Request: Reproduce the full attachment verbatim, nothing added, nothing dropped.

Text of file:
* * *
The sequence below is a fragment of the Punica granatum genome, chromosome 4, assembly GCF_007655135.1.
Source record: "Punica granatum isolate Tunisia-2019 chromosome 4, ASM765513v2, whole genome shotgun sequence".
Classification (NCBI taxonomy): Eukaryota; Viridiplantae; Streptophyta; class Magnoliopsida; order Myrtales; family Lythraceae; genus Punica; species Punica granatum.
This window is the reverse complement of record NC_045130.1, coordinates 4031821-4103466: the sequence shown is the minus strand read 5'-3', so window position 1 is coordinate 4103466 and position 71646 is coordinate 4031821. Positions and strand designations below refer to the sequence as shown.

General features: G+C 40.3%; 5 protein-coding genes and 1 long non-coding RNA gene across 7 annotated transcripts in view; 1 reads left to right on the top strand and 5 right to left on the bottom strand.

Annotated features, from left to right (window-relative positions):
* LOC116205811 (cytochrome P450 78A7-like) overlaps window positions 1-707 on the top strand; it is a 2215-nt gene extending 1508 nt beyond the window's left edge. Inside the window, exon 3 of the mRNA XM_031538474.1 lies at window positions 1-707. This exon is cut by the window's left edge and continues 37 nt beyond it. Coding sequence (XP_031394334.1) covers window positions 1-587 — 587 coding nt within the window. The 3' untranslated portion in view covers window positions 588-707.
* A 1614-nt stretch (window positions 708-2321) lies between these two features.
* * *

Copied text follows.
The sequence below is a fragment of the Punica granatum genome, chromosome 4, assembly GCF_007655135.1.
Source record: "Punica granatum isolate Tunisia-2019 chromosome 4, ASM765513v2, whole genome shotgun sequence".
Classification (NCBI taxonomy): Eukaryota; Viridiplantae; Streptophyta; class Magnoliopsida; order Myrtales; family Lythraceae; genus Punica; species Punica granatum.
This window is the reverse complement of record NC_045130.1, coordinates 4031821-4103466: the sequence shown is the minus strand read 5'-3', so window position 1 is coordinate 4103466 and position 71646 is coordinate 4031821. Positions and strand designations below refer to the sequence as shown.

General features: G+C 40.3%; 5 protein-coding genes and 1 long non-coding RNA gene across 7 annotated transcripts in view; 1 reads left to right on the top strand and 5 right to left on the bottom strand.

Annotated features, from left to right (window-relative positions):
* LOC116205811 (cytochrome P450 78A7-like) overlaps window positions 1-707 on the top strand; it is a 2215-nt gene extending 1508 nt beyond the window's left edge. Inside the window, exon 3 of the mRNA XM_031538474.1 lies at window positions 1-707. This exon is cut by the window's left edge and continues 37 nt beyond it. Coding sequence (XP_031394334.1) covers window positions 1-587 — 587 coding nt within the window. The 3' untranslated portion in view covers window positions 588-707.
* A 1614-nt stretch (window positions 708-2321) lies between these two features.